I'm a teenager from Chicago with a pretty standard contemporary Midwestern/General American accent (not distinctly Chicago). I'm interested in the phonetic phenomenon of Canadian Raising, in which diphthong phonemes such as those in the words "price" and "mouth" (the keywords of Wells' PRICE and MOUTH lexical sets) can be shortened and begin at a noticeably higher location in the vowel space in certain environments. In my accent, MOUTH vowel raising is not present, but PRICE raising absolutely is. This is the case for a lot of the United States.

The standard rule states that the raising occurs before voiceless consonant sounds (presumably, all of them) and not before vowels, pauses in speech, and voiced consonants (presumably, none of them). However, I and others have noticed that this rule is a bit inaccurate and, perhaps, overly reductive.

I have a distinction between the vowels in price/prize, flight/flied, and tripe/tribe - just as the rule indicates. But I also have the writer/rider distinction, where the following consonant sound is the same in both. This can be explained if we adapt the rule to cover PRICE vowels preceding fortis non-syllabic (consonantal) phonemes, rather than voiceless consonant phones. However, there is a famous exception to this: "spider," which has a raised vowel before /d/, as if the word were "spiter."

Sometimes a little extra note is added to the rule specifying that the following voiceless consonant must be in the same morpheme as the diphthong (sometimes they say it must be in the same syllable). This works for "high tide" (both very open) but not for "high school" (raised). I don't know if this is due to the ambisyllabicity of the /s/ in "high school" or the commonality of the phrase.

Some people have Canadian raising pre-/r/, and I don't know why. Analyzing my own accent, the distribution seems extremely strange: I have raising in "fire," and yesterday I caught myself using a very mid-central starting point in "tired." I think it works for all /t/PRICE/r/ and /f/PRICE/r/patterns. Going through a quick scan of consonants, the pre-/r/ raising doesn't seem to occur for me in any other situation - "wire" and "dire" begin pretty open, and so do "sire," "pyre," "shire," and "hire." Either there is something special about /f/ and /t/, or this is a weird form of lexical diffusion.

I would like to know whether or not my Canadian Raising distribution is common, where different exceptions are common or not, and what the most common distribution is. What is the best rule for the occurrence of the raised allophone of the PRICE vowel in accents like mine, and the MOUTH vowel for others?

I am aware that phonetics does not always follow "rules," but Canadian Raising seems to be a phenomenon which is almost always explained by a catchy rule. The examples I described above contest that simple rule, and I feel (possibly incorrectly) they are more than just random exceptions. There must be something other feature, something else to add to the rule - there always is.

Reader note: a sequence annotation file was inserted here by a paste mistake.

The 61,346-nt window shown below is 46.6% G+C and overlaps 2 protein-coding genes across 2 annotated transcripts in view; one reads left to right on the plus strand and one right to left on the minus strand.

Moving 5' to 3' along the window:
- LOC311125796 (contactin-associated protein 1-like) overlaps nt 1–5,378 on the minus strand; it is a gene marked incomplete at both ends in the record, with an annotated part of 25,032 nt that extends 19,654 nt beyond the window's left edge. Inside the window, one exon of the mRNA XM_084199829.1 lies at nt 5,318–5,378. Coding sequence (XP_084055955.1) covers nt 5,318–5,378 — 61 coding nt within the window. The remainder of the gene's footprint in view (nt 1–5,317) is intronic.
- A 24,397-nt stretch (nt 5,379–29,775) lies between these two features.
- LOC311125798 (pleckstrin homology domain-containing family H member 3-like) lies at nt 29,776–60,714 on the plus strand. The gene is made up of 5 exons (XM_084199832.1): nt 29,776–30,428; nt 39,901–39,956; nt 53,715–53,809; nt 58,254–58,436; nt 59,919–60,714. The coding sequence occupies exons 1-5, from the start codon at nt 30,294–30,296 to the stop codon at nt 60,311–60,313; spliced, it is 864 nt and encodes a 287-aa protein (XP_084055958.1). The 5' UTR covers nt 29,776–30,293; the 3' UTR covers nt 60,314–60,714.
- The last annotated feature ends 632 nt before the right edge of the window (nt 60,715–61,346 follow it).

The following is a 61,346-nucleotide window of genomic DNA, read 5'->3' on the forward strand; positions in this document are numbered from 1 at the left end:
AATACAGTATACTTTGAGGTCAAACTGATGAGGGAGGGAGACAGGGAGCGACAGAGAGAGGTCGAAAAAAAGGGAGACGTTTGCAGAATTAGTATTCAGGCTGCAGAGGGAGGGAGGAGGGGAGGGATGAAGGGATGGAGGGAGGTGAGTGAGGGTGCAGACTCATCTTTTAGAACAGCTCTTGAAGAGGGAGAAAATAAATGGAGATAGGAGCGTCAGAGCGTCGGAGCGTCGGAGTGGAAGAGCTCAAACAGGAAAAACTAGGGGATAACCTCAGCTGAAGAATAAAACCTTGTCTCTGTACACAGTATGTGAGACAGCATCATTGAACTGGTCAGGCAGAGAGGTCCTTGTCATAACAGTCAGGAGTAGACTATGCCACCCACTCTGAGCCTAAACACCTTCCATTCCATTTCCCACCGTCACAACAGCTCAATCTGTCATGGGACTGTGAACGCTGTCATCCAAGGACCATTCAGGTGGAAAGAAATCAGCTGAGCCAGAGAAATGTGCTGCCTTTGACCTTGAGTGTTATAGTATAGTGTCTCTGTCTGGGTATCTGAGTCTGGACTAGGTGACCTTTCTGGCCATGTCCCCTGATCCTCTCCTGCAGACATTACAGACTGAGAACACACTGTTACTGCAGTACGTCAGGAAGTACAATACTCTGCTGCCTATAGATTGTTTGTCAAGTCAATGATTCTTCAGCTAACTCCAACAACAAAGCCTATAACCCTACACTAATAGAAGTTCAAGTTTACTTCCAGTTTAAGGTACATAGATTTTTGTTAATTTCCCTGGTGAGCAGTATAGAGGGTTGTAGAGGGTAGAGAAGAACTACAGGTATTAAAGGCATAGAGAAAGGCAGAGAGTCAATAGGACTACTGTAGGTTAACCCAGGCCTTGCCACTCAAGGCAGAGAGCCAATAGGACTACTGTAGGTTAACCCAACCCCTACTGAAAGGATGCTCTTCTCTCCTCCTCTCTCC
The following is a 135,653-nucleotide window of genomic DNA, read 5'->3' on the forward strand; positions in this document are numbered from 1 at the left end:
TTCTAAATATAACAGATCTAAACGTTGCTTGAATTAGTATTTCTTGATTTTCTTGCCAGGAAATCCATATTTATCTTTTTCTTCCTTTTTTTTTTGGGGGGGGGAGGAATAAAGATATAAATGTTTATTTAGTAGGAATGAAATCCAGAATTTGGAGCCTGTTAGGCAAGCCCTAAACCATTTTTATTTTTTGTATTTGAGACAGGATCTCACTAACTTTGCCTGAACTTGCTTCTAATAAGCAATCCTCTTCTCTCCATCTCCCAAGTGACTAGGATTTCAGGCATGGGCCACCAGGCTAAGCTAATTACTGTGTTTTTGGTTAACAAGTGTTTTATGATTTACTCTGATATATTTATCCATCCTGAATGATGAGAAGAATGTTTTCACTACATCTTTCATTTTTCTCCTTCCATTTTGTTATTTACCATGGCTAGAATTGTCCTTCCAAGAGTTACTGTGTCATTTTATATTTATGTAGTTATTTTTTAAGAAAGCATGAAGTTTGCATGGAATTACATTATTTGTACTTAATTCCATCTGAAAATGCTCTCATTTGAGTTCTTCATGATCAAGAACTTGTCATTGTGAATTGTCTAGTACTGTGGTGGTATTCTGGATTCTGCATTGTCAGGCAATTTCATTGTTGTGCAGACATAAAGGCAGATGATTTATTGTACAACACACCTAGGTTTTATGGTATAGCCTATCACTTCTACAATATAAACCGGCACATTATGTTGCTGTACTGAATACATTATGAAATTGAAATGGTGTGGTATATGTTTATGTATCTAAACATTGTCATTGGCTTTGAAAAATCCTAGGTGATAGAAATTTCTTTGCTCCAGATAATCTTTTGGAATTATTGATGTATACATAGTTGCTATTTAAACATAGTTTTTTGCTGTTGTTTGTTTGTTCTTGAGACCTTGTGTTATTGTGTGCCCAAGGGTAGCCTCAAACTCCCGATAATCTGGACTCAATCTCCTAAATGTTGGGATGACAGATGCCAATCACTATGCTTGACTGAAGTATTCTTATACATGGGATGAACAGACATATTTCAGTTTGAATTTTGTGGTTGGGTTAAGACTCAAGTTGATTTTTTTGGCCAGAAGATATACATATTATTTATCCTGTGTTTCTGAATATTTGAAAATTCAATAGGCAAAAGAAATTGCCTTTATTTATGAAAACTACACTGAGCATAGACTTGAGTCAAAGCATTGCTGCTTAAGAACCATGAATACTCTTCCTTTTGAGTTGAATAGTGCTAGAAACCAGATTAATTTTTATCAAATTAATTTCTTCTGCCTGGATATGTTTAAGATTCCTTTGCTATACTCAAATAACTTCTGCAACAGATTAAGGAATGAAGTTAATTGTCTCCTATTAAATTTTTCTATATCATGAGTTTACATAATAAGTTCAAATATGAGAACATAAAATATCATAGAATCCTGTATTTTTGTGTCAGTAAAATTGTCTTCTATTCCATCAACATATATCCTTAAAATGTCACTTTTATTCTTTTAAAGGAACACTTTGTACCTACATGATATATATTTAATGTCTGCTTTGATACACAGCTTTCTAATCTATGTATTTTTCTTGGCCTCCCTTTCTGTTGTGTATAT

• But the following consonants in writer and rider are not the same: it’s /raɪtər/ versus /raɪdər/. They merge phonetically as [ɾ], but they are phonemically distinct, and that’s what matters. The high tide vs high school distinction is probably better described as a difference between compounds and non-compounds, as noted in the Wikipedia article, which also gives the even more minimal pair h[aɪ]gh school (school that is located up high) vs h[ʌɪ]gh school (secondary school for 14–18-year-olds). Mar 1 at 16:53
  • As the Wikipedia article also makes clear, the trouble with ‘Canadian raising’ is that it’s not just one thing – it’s a whole group of related sound shifts that occur to varying degrees, with varying outcomes, in varying conditions over quite a large geographic area. One feature of it (such as pre-/r/) may be common in some of those areas, but completely absent elsewhere. And you can’t formulate simple, universal rules for something that’s really fifteen separate, but related, phenomena. Mar 1 at 16:57

1 Answer 1


The standard explanation for the fact that you mention (writer/rider) have different vowels but the same phonetic consonant is rule ordering. In some dialects, the rule is sensitive to the underlying consonant's voicing, not the rule-derived surface voicing. Shifting terminology from "voicing" to "fortis" doesn't explain anything.

  • Yes, shifting from "voiced/voiceless" to "fortis/lenis" is not really important for this phenomenon or the writer/rider pair. The reason I call the phonemes fortis/lenis rather than voiced/voiceless is because we don't always actually voice /b d g/ at the start of stressed syllables. The more important thing I was saying there is that while raising is a phonetic (not phonemic) phenomenon, but it can be activated by phonemic (not phonetic) following consonants in the case of intervocalic /t/ and /d/. It seems that you agree.
    – Graham H.
    Mar 1 at 18:24

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